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 All ticks are capable of spreading disease to humans and animals. As a precaution, all ticks should be treated as if they carry disease. Because ticks are so small, blood has for them the consistency of jello. In order to thin the blood meal so it's easier to suck in, the tick secretes saliva and in so doing may also secrete any disease- carrying bacteria harboring in its gut. This is how Lyme disease, Rocky Mountain Spotted Fever and other tick-borne illnesses are transmitted. The process of transmitting disease takes hours. Do not panic, but take a few seconds to remove the tick properly. 
   
 
There are approximately 850 different types of ticks known worldwide, falling into two general classifications, Hard Ticks (Ixodidae) and Soft Ticks (Argasidae). While both types of ticks can carry disease, it is the Hard Ticks that are most threat to humans. Soft Ticks are mostly nest parasites, sheltering in burrows, caves or nests and feeding on the host.
 

Hard Tick Hard Ticks are mostly so-called "questing" parasites, climbing on tall grasses and shrubs, and attaching themselves to passing animals by grasping with their extended front legs as the host passes by. While Soft Ticks can live several years, the life span of Hard Ticks varies from less than one year in tropical climates up to three years in cooler environments.
There are three stages of development for a Hard Tick; larva, nymph, and adult. At each stage, a Hard Tick feeds once and then molts to the next stage until it becomes an adult. After feeding once as an adult, the tick mates, a female lays thousands of eggs in one batch, and both male and female ticks die.

 

Common disease carrying ticks in the USA

American Dog Tick

Rocky Mountain Wood Tick

Western Black Legged Tick

The American Dog Tick is the most common carrier of Rocky Mountain Spotted Fever in the Eastern USA, and is also able to transmit hunter's disease (tularemia). Widespread throughout the USA, and parts of Canada and Mexico, it is also occasionally responsible for tick paralysis. A three host tick, it prefers rodents and similar small animals during its larval and nymph stages, but graduates to dogs and humans as an adult.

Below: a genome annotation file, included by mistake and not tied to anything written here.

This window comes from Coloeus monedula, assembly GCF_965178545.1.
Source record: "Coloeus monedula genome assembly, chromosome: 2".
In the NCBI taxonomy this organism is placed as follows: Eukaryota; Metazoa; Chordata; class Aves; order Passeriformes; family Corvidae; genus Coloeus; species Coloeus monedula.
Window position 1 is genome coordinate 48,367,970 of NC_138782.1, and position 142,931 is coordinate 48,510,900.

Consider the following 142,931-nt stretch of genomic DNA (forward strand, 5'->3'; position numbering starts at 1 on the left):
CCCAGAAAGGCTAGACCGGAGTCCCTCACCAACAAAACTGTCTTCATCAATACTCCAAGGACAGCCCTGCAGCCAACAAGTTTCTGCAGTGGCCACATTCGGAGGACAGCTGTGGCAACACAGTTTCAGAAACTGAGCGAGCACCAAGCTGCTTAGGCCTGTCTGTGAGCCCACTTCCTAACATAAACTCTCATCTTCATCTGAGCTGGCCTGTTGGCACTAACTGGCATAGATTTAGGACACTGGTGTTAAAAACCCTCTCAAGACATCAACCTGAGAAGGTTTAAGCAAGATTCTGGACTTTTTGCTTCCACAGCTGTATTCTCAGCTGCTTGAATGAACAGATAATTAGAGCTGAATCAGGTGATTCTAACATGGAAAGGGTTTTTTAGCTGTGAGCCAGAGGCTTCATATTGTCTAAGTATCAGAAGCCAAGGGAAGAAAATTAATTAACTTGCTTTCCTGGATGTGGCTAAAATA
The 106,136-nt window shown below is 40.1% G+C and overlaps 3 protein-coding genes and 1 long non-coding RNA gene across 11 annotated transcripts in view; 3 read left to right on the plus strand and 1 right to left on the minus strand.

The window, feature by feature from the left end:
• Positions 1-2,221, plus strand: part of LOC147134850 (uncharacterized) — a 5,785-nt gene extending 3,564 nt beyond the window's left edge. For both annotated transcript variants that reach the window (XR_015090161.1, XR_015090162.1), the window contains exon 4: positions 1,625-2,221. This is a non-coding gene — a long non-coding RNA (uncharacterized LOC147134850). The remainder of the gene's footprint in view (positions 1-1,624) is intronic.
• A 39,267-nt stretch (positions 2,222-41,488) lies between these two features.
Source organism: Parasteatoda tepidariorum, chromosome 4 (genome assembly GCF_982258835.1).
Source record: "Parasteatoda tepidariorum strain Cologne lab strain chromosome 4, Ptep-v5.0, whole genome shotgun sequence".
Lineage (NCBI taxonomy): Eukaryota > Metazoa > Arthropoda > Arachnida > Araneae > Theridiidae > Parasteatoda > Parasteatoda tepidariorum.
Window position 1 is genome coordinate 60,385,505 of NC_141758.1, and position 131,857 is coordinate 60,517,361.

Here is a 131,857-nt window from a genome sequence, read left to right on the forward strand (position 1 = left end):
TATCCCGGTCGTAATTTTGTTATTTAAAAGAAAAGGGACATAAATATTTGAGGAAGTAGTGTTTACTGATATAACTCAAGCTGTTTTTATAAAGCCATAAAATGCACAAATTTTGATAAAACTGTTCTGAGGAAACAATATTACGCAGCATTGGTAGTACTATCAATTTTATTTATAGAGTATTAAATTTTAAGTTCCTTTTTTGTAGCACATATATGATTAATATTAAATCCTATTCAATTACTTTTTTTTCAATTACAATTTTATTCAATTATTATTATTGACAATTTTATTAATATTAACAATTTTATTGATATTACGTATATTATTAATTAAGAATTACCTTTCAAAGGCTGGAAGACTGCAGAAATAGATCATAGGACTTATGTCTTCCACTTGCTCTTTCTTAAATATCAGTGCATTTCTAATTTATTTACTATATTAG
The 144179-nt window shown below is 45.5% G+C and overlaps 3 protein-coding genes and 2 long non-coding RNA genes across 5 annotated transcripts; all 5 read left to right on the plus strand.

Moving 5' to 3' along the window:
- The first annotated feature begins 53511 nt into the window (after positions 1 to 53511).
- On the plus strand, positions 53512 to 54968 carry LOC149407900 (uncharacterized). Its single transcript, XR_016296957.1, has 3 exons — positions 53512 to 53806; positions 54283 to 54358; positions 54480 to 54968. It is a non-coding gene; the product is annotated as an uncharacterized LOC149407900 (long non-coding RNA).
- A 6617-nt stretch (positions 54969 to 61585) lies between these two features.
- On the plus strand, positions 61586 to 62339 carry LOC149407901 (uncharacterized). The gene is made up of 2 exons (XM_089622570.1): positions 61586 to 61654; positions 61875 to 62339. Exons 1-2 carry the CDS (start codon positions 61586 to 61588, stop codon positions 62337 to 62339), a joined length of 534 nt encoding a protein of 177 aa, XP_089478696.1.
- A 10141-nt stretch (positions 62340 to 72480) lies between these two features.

The Rocky Mountain Wood Tick is a common carrier of Rocky Mountain Spotted Fever in northwestern U.S. and Canada, the Colorado tick fever virus, and the bacteria which causes hunter's disease (tularemia). It is also commonly responsible for tick paralysis in humans, livestock, and wild mammals. A three host tick, as a larva and nymph it focuses on rodents, but as an adult prefers deer, dogs and similar animals, livestock, and humans.

The Western Black-Legged Tick is a carrier of Lyme Disease and equine granulocytic ehrlichiosis. Found in Western USA and B.C. A three host tick, it feeds primarily on rodents and lizards in its larval and nymph stages, but prefers large mammals such as deer, dogs, horses, and humans as an adult. Lyme disease is recognized by its distinctive "bulls eye rash." However, other bites from this tick may become inflamed and slow to heal due to an allergic reaction to tick saliva.

The term "three host tick" means the tick transfers hosts each time it feeds, as it molts between feedings and matures.
 

 

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